I was thus hoping that the statue toppling side of the political spectrum was being forced to sample some of its’ own  medicine, and that King had lost an honor using the same, misguided principle that had the Democrats removing the names of their party’s founders, Jefferson and Jackson, from their annual dinners. Sauce for the goose, sauce for the gander, and perhaps when the gander realizes it’s bitter and stupid sauce, it will smarten up.

No such luck. It doesn’t seem as if King lost his street because he was a sexual predator, just because more Kansas City voters than not thought the old name shouldn’t have been changed in the first place

Steve-O-From NJ, however, does seem to be right about double standards where honors are concerned.

Here is his Comment of The Day on #4, the Kansas City Street Name Battle, in the post, “Evening Ethics Update, 11/7/2019: Dr. King Is Un-honored, Virginian Republicans Are Non-Functional, Fox News Is Pro-Darkness, And Joy Behar Is Still An Idiot”…

[Incidentally, has anyone read any hint of acknowledgment from the U.S. media, African-American groups or the NAACP that Garrow’s information raises a question about the propriety of honoring Dr. King? Neither have I….]

After two years of statue-toppling and other attempts to erase history, it should come as no surprise that eventually someone should suggest yanking something down dedicated to some darling of the left. The fact is that no city is REQUIRED to have a street named for King, nor is any citizen REQUIRED to honor him. In fact, as has been pointed out here, MLK was far from a saint in life, particularly with regard to his poor treatment of women. There is enough reason to criticize him to justify questioning why he should be honored at all, particularly in light of the current attacks on other (much more significant and influential) historical figures such as Columbus and Jefferson.

Of course the Left, and the black community in particular, doesn’t see it that way. If you’re lucky, they’ll just give you a non-answer, to the effect of the one is nothing like the other. If not, they’ll accuse you of being a racist, not because you said something affirmatively racist, but because you failed to give what they believe is proper deference to one of their icons. Continue reading

No, This Isn’t Impeachable Either, Just Unethical And Illegal

They are whooping it up at the Trump-Haters Club, because President Trump will have to pay $2 million in damages to nonprofit groups as a penalty for what can only be called a fraudulent use of his foundation in 2016. As part of the settlement agreement,  the President had to admit misusing funds raised by the Donald J. Trump Foundation, accessing them to assist his campaign, pay off debts of businesses he owned, including Mar-a-Lago and the Trump National Golf Club in Westchester County,  and, as an especially obnoxious move,  purchasing a $10,000 portrait of himself to hand in one of his Florida hotels. New York’s Attorney General  filed suit  accusing the Trump family of using the foundation to benefit various businesses and assist Trump’s  presidential run. You can’t use a non-profit like that; this is the kind of scam that got Tom DeLay thrown in prison.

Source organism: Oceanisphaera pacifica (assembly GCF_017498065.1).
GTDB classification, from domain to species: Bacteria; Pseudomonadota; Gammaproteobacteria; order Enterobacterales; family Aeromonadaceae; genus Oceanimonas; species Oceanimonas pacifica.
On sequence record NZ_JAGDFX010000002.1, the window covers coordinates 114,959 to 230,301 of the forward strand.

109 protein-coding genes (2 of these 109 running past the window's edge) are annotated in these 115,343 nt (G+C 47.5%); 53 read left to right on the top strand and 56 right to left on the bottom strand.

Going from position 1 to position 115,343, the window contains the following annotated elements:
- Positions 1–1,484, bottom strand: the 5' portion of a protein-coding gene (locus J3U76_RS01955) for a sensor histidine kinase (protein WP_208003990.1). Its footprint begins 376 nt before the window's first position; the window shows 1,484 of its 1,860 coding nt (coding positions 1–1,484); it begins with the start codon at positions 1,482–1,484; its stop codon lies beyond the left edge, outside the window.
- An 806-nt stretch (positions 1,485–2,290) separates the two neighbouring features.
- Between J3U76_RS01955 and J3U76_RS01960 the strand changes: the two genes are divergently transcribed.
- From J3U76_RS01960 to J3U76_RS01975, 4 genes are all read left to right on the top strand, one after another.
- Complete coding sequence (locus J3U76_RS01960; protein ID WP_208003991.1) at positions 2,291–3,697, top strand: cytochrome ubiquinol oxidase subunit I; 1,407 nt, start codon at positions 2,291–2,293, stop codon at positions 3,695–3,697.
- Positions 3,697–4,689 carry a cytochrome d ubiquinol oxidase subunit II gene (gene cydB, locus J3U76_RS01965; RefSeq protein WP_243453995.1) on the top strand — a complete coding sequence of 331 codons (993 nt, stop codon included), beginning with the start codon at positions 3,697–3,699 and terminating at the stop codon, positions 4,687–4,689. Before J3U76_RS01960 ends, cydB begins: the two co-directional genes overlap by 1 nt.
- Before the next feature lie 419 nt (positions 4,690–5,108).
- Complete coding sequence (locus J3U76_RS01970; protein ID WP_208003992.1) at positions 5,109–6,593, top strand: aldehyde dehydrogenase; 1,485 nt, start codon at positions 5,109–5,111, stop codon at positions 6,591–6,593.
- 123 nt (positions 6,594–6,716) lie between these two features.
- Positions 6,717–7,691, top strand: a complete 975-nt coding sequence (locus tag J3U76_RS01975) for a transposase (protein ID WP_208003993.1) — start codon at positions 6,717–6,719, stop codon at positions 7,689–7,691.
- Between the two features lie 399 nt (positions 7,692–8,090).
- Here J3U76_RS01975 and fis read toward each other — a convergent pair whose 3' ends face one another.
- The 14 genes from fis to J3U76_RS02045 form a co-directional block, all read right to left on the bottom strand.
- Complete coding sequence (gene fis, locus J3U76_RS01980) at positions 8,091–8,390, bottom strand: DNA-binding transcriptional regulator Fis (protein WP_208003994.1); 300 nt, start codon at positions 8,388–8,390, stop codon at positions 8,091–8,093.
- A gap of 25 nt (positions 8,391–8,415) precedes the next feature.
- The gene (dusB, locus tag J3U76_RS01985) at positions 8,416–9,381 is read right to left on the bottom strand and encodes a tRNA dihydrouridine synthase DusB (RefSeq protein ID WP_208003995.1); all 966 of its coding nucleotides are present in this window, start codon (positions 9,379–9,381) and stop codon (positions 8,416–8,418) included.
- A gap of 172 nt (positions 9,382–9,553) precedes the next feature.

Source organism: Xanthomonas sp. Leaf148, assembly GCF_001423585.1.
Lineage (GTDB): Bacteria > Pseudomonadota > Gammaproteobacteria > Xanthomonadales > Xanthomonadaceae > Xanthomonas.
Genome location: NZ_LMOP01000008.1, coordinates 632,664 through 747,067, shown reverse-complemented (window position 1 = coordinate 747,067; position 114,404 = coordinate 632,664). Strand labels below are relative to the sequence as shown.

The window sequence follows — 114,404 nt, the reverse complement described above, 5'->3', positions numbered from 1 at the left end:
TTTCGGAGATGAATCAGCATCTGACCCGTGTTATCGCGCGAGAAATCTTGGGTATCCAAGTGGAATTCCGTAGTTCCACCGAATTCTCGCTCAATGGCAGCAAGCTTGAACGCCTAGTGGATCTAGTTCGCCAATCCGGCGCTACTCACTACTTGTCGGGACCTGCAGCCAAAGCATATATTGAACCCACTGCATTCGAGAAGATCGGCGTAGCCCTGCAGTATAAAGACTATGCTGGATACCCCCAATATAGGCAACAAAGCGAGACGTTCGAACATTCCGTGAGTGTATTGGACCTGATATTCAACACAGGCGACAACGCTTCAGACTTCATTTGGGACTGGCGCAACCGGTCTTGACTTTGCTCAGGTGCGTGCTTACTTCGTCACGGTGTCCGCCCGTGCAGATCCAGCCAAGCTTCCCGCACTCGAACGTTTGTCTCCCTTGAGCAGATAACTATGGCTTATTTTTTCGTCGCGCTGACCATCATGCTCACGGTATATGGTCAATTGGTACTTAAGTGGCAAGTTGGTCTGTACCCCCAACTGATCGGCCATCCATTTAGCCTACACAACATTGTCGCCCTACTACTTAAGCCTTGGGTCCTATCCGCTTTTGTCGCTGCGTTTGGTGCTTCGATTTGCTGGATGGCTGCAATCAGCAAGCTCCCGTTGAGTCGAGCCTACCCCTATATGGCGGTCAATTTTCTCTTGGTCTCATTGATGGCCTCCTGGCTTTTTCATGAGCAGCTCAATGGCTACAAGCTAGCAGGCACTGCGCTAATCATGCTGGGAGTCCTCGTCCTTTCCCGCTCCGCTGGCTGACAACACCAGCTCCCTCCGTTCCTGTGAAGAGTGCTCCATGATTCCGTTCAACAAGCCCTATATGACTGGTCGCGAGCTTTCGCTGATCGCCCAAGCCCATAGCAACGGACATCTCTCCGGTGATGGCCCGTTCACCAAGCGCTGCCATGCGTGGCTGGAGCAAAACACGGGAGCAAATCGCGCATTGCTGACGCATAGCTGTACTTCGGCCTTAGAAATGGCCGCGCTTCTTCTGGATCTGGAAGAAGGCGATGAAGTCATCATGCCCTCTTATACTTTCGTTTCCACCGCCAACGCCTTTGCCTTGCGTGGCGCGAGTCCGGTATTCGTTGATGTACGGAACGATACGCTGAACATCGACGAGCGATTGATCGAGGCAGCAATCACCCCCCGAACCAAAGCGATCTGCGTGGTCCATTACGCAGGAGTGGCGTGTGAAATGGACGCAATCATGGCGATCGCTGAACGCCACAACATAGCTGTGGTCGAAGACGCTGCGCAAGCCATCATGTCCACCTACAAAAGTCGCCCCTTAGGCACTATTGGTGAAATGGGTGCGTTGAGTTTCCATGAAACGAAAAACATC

The President admitted that the alleged charity charity gave his campaign complete control over the $2.8 million that the foundation had raised at an Iowa fund-raiser for veterans in January 2016. It was in fact a fund-raiser for the campaign, not veterans.

Nice.

Continue reading

The Coup In Progress: Presidential Impeachment/Removal Plans

I am finally devoting a dedicated post  to this list, in part because I am sick of searching for the thing every time I want to reference it. I will eventually deposit the list along with the Apology Scale and the Rationalizations List as another separate page in the “Rule Book” to your right.

One note on the use of the term coup. Some media pundits, their hands already bloodied, have been making the sophist claim that what has been going on since November 2016 isn’t a coup under the dictionary definition, which requires violence and usually a military take-over. Using cover-terms and euphemisms is a form of lying, and it is an especially common practice from  the Left right now, though the Right has its moments.

A “soft coup,” also known as a silent coup, does not use violence, and is typically based on a conspiracy or plot  aimed at seizing power, overthrowing existing legal authority, exchanging political leadership, changing the political system or the current institutional order. We are watching a long-running soft coup. A soft coup is still a coup.

There have been 19 Plans to abuse various processes, laws and theories, all put forward and promoted by members of the Democratic Party/”resistance”/mainstream news media alliance since President Trump’s election.  The  desired effect of this barrage, apart from serving the goal of removing him without the bother (and risk) of an election,  has been to make it impossible for the President to govern, and to destroy his support among the public.

When Plan S, which late novelist Robert Ludlum might have called “The Ukrainian Perversion” if it had been one of his novels, fails like the rest, or if President Trump is re-elected, the list will keep growing.

The List: Continue reading